On the final day of the Maryland General Assembly, lawmakers failed to pass a measure that would change a court ruling that designated pit bulls as an “inherently dangerous” breed.
The bill, which received unanimous approval from the Senate Monday, stalled in the House of Delegates. House Speaker Michael E. Busch said the House did not have enough votes to pass the measure.
“From a comprehensive standpoint there were a lot very good bills passed,” said Busch, underscoring the passage of several measures this session, including a death penalty repeal bill and gun control legislation. “There were so many pieces of legislation that had a great impact on the citizens of Maryland. The only one we did not come to resolve, unfortunately, was the dog legislation.”
The legislation would have required all dog owners to prove by clear and convincing evidence they had no prior knowledge that their dog was prone to biting for incidents involving victims 12 years old and younger. For older victims, owners would have to prove by a preponderance of the evidence that they had no knowledge their dog was prone to biting, a lesser standard.
The requirement would not apply if the victim was trespassing or was bitten while committing a crime.
Lawmakers sought to address a court ruling last year that made pit bull owners and landlords strictly liable for bites without previous evidence of a dog being dangerous. The court's decision brought an outcry from pet owners and animal rights activists who said it focused on a single breed and made it harder for homeless pit bulls to be adopted.
Under the failed legislation, all breeds would be treated equally and landlords would not be held to the strict liability test.
“The big issue on the ground is the notices that people are getting from landlords, saying that they have to get rid of their dogs,” said Tami Santelli, Maryland state director for The Humane Society of the United States. “I don't think that there is any question that this issue will be back next year.”
The Humane Society estimates that about 70,000 Marylanders have pit bull-type dogs.
Last year's ruling was made in the case of Dominic Solesky, who was badly injured in a pit bull attack in Baltimore County in 2007 when he was 10.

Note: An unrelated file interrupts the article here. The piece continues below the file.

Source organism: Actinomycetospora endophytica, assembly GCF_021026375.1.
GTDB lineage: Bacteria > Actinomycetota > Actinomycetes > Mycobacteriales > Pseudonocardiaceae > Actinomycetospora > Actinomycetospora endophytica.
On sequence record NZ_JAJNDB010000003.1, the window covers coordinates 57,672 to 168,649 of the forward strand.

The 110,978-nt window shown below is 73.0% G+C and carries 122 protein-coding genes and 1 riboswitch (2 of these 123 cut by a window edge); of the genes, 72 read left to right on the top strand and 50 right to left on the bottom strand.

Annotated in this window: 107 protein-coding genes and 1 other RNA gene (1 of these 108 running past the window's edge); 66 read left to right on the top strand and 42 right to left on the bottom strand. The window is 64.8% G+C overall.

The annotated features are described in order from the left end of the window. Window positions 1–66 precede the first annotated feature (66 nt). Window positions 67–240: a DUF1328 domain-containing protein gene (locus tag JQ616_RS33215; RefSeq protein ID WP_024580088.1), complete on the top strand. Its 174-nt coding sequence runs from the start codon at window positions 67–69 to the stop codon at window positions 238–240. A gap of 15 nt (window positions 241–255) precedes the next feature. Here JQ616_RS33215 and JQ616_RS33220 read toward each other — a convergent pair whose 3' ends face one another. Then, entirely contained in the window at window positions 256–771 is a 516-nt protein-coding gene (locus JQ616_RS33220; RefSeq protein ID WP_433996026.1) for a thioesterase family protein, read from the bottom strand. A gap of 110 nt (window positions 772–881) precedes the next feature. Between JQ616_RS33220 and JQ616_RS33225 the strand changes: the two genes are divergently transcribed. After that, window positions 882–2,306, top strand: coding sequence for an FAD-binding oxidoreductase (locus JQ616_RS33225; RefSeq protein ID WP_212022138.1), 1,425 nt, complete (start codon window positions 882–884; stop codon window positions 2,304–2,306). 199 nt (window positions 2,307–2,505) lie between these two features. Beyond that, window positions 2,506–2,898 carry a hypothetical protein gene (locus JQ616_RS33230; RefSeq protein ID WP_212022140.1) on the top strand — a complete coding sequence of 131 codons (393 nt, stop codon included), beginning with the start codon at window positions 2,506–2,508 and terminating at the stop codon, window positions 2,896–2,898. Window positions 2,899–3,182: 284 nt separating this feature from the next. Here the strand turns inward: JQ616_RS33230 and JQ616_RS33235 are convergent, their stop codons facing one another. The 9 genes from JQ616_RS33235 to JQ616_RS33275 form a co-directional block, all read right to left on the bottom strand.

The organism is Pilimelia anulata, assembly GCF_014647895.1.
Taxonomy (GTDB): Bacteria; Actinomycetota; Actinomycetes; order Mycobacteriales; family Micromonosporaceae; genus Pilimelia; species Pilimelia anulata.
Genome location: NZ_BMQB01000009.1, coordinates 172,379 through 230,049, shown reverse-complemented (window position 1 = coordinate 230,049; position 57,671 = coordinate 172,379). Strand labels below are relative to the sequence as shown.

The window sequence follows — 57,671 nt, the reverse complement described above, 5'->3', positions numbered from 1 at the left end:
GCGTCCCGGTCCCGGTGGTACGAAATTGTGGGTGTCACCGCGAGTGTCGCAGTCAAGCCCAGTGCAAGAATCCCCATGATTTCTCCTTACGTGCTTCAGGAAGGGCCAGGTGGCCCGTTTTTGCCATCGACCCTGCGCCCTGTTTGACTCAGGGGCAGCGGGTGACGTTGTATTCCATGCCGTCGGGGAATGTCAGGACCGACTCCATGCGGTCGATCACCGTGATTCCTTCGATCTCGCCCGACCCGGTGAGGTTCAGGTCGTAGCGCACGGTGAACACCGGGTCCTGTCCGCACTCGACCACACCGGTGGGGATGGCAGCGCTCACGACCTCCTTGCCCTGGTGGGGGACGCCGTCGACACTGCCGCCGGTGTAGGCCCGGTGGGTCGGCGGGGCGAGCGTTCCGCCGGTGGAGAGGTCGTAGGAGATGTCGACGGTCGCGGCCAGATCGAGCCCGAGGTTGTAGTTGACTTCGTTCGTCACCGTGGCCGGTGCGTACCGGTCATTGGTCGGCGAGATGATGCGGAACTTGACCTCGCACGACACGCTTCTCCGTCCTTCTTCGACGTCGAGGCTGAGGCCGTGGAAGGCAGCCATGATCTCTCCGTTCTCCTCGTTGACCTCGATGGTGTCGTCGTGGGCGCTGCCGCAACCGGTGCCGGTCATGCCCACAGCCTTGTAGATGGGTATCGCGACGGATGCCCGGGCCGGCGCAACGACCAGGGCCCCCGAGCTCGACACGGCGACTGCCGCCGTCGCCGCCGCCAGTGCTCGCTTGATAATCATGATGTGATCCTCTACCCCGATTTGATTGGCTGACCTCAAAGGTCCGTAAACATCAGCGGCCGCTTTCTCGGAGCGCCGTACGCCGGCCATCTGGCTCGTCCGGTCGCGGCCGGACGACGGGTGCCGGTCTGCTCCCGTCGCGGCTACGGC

Opponents of the measure said the legislation would make it difficult for dog owners to get homeowner's insurance at affordable rates.
“If the people who own pit bulls can't get insurance now, what do you think is going to happen when if you take the other 98 percent of dog owners and put strict liability on them?” asked Delegate Luiz Simmons, a Montgomery County Democrat.
Supporters of the legislation argued that the bill was needed to protect children.
“The number of fatal dog bites and serious injury-causing dog bite has gone up dramatically over the last two decades,” said Sen. Jamie Raskin, also a Montgomery County Democrat. “We are saying that if you've got a dog that is violent and dangerous, you are strictly responsible if it goes after a kid.”
The legislation emerged out of a conference committee after the House and Senate reached a stalemate earlier in the session over the burden of proof an owner would need to meet in court about whether there was reason to believe the dog was likely to bite someone. House members wanted owners to prove by a preponderance of the evidence they had no prior knowledge their dog was prone to biting. The Senate wanted dog owners to prove it by clear and convincing evidence, a higher standard.
Senate President Thomas V. Mike Miller said lawmakers had reached a compromise that was acceptable to all.